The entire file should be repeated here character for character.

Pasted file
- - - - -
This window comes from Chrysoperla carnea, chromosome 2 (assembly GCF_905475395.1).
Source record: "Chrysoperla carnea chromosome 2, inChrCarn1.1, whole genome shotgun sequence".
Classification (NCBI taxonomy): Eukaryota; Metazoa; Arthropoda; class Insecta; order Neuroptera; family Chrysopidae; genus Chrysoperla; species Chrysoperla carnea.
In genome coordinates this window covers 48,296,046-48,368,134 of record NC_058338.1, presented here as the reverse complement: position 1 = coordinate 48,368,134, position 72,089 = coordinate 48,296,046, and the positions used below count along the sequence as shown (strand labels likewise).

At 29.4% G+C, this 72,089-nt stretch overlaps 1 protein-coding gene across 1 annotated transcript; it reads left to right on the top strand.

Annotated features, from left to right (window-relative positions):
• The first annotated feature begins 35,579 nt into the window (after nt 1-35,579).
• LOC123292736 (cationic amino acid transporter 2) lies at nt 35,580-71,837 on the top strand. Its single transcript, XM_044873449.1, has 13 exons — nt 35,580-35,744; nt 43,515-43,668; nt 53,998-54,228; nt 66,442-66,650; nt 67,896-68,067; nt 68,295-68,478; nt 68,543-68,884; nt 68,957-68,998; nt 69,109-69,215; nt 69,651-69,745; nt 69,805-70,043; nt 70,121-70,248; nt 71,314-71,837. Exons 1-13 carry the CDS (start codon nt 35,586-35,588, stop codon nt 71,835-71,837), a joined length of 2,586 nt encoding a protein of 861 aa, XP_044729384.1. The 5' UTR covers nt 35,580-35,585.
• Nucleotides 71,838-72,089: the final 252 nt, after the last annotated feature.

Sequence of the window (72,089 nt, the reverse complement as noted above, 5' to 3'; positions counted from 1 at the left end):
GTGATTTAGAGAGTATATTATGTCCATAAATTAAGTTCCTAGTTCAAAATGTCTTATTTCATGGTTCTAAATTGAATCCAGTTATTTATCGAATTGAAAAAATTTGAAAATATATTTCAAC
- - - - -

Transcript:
This window comes from Chrysoperla carnea, chromosome 2 (assembly GCF_905475395.1).
Source record: "Chrysoperla carnea chromosome 2, inChrCarn1.1, whole genome shotgun sequence".
Classification (NCBI taxonomy): Eukaryota; Metazoa; Arthropoda; class Insecta; order Neuroptera; family Chrysopidae; genus Chrysoperla; species Chrysoperla carnea.
In genome coordinates this window covers 48,296,046-48,368,134 of record NC_058338.1, presented here as the reverse complement: position 1 = coordinate 48,368,134, position 72,089 = coordinate 48,296,046, and the positions used below count along the sequence as shown (strand labels likewise).

At 29.4% G+C, this 72,089-nt stretch overlaps 1 protein-coding gene across 1 annotated transcript; it reads left to right on the top strand.

Annotated features, from left to right (window-relative positions):
• The first annotated feature begins 35,579 nt into the window (after nt 1-35,579).
• LOC123292736 (cationic amino acid transporter 2) lies at nt 35,580-71,837 on the top strand. Its single transcript, XM_044873449.1, has 13 exons — nt 35,580-35,744; nt 43,515-43,668; nt 53,998-54,228; nt 66,442-66,650; nt 67,896-68,067; nt 68,295-68,478; nt 68,543-68,884; nt 68,957-68,998; nt 69,109-69,215; nt 69,651-69,745; nt 69,805-70,043; nt 70,121-70,248; nt 71,314-71,837. Exons 1-13 carry the CDS (start codon nt 35,586-35,588, stop codon nt 71,835-71,837), a joined length of 2,586 nt encoding a protein of 861 aa, XP_044729384.1. The 5' UTR covers nt 35,580-35,585.
• Nucleotides 71,838-72,089: the final 252 nt, after the last annotated feature.

Sequence of the window (72,089 nt, the reverse complement as noted above, 5' to 3'; positions counted from 1 at the left end):
GTGATTTAGAGAGTATATTATGTCCATAAATTAAGTTCCTAGTTCAAAATGTCTTATTTCATGGTTCTAAATTGAATCCAGTTATTTATCGAATTGAAAAAATTTGAAAATATATTTCAAC